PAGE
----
Uh oh. Why do I have this sudden overwhelming fear a cheery Michael Herdegen is about to tell us exactly how they are going to solve that problem?

Posted by: Peter B at January 8, 2006 9:13 AM


Blogs are just parasites on the hindquarters of newspapers.

Posted by: oj at January 8, 2006 9:16 AM


What do you think you read here but newspapers?

Posted by: oj at January 8, 2006 9:34 AM

Michael, I was referring to the Pennysaver taking up the slack in reporting high school sports scores that oj. looks for in his local paper, but you're right that the Pennysaver can't be compared to a retail newspaper because, for one thing, there's no politically biased reporting.

Posted by: erp at January 8, 2006 11:51 AM

who had the best tsunami footage ? tourists on the spot. how worthwhile was the katrina coverage in the news papers ? who had the best coverage of the iraq war ? michael yon, whom no paper saw fit to hire.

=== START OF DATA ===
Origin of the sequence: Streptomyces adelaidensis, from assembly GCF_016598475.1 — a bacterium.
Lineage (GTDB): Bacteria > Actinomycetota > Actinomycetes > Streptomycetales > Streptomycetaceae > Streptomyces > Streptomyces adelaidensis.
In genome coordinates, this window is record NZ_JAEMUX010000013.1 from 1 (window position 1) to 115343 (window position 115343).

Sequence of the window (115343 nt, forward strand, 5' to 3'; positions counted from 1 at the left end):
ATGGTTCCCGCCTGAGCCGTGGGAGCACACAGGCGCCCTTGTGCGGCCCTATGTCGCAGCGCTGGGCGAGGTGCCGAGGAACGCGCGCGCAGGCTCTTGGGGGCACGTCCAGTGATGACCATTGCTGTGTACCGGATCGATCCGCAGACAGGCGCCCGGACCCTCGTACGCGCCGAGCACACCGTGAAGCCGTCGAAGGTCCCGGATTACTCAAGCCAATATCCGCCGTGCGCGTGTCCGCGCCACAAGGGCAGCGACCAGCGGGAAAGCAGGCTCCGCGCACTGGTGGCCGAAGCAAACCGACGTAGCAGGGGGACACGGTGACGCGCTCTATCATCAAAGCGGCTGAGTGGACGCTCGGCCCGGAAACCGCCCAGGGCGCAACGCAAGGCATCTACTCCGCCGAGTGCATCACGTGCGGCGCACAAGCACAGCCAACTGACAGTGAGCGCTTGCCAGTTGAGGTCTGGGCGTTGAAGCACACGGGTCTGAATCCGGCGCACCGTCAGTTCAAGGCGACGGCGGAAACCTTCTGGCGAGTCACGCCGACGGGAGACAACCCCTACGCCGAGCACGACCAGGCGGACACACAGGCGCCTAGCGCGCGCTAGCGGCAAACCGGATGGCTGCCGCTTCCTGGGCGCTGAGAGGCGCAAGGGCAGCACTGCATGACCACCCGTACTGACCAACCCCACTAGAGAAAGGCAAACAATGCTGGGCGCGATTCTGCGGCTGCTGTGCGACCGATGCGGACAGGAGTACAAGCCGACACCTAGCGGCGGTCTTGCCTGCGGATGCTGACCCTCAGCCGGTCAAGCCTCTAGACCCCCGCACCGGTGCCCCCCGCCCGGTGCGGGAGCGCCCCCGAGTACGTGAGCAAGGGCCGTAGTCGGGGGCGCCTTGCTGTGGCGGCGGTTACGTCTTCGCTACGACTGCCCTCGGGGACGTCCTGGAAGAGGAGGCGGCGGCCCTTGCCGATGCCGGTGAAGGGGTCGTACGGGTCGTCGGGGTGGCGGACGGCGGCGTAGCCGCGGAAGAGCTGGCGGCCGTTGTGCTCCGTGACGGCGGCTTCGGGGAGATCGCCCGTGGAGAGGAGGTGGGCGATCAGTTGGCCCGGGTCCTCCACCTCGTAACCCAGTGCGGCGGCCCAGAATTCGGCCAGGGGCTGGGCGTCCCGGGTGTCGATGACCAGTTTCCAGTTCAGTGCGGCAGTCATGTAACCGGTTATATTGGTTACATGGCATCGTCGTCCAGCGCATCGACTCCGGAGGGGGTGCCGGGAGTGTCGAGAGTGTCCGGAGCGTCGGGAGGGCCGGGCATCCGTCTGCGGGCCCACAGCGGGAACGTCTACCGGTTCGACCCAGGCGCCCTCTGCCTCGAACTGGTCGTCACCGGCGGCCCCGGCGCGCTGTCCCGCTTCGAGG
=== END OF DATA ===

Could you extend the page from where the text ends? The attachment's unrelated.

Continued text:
and as you point out, i am reading news here, not in the source papers. i rarely read more than the part posted here because newspapers have very little useful information in them. here is where i get my useful information:

Belmont Club
The Dignified Rant
Power Line
Hugh Hewitt
Strategy Page

your site is a fun place to debate ideas and share information; the articles serve more to stimulate conversations than to inform. you can argue all you want, but all major newspapers are losing subscribers steadily.

Posted by: toe at January 8, 2006 12:30 PM

Toe, don't hold your breath. Google isn't going to digitize all books. For one thing, there are lots of books to digitize. Second, not everyone (publishers & authors) is going to agree to have their books digitized. Finally, it isn't cost-effective to digitize every book.

I have access to both LexisNexis and Westlaw. These subscription based services contain legal and non-legal materials which includes primary authority and secondary authority. Annually, many titles are taken off and added to each service because of licensing issues between the publishers and Westlaw/LexisNexis. My point is that publishers and authors really care about availability to their materials and they want money for access.